In the late 1860s, Dmitri Mendeleev, a Russian chemistry professor, devised the Periodic Table of Elements.

In 1989, when Don Eigler, a noted physicist and leading researcher in nanotechnology, used a scanning tunneling microscope to move 35 individual xenon atoms into a pattern that spelled out “IBM,” the scientific world witnessed how atoms can be manipulated to potentially build molecular-size materials and machines.

Ten-Nine Technologies, a Tulsa-based company founded by inventor Paige Johnson, is a modern-day phenomenon rooted in these two defining discoveries. The company uses chemistry to develop new nanoscale materials for applications in the new economy.

Johnson, whose background is in inorganic synthesis and nanoanalysis, was engaged in research at the University of Tulsa when she was approached by a Tulsa angel investor with a suggestion and a sum of money.

“The suggestion was that I form a business to work on technology that would be useful to the world,” she said, “and that’s how I got my start.”

Nanotechnology is defined by scale — particles of chemical materials that are so small they are invisible to the eye. (To put it in perspective, an ant is about 5 million nanometers long.)

Johnson was committed to creating a class of nontoxic nanomaterials that produce faster and more efficient chemical reactions, benefiting society by using less heat and energy. “There is so much chemistry in the friendly parts of the Periodic Table; we don’t need to go into the unfriendly (toxic) portions,” she said.

The new materials were tested broadly. One seemed to be uniquely conductive and passed electrons around the surface in, as Johnson describes it, an interesting way.

Ten-Nine used this material to build some prototype batteries. “Batteries are the foundational technology that underlies so much of modern life,” Johnson said. “The reason we don’t have wider adoption of greener technology is the lack of the right battery. We must keep investing in batteries.”

With the Internet of Things (IoT), electric vehicles and environmentally conscious energy goals, making a smaller, thinner, more powerful battery that lasts a long time in all types of conditions is the Holy Grail.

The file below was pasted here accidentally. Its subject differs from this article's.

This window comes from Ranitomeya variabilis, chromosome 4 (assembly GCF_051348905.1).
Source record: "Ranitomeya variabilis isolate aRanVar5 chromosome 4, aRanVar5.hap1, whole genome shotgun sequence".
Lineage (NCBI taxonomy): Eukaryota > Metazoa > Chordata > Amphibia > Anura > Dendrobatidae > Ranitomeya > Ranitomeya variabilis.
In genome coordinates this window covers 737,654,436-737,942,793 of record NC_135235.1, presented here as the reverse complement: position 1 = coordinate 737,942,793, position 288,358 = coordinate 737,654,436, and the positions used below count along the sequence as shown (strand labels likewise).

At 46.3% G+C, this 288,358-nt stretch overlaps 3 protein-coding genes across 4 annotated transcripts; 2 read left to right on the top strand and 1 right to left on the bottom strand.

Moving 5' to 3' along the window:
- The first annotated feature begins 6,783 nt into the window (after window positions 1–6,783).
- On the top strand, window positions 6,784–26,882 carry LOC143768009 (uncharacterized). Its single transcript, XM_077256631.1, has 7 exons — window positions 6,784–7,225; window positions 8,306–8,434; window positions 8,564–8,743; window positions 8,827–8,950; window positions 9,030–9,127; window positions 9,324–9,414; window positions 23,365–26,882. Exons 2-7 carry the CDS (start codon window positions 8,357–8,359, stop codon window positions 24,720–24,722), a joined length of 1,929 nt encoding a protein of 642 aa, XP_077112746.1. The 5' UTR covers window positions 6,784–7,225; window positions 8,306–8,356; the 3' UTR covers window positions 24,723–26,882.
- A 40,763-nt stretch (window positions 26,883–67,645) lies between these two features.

The prototype results were promising; the company raised additional seed funding from investors in Tulsa and surrounding areas. That funding supported development, and Ten-Nine’s Parity material achieved parity (amount of energy produced per quantity of material) with fossil fuels. This result, which was measured by two independent testing labs, is a first in the battery industry.

Ten-Nine’s first commercial battery, a small but ultralong-lasting cell targeting the Internet of Things, is expected to launch in late 2020.

“We realized there was a different way of looking at battery materials,” Johnson told me. “We took a contrarian, nontraditional and unconventional approach. It is exhilarating and exciting when it works.”

Throughout history, all the changes in energy — charcoal, steam, coal, oil, and then nuclear processes — began with chemists who were curious. Johnson fits that description, down to the nanoparticle — and so do many other Oklahoma scientists.

As a state, we have a rich history of innovators who take unconventional approaches to solving conventional problems.

Scott Meacham is president and CEO of i2E Inc., a nonprofit corporation that mentors many of the state’s technology-based startup companies. i2E receives appropriations from the Oklahoma Center for the Advancement of Science and Technology. Contact Meacham at [email protected].

This article was originally published by The Tulsa World.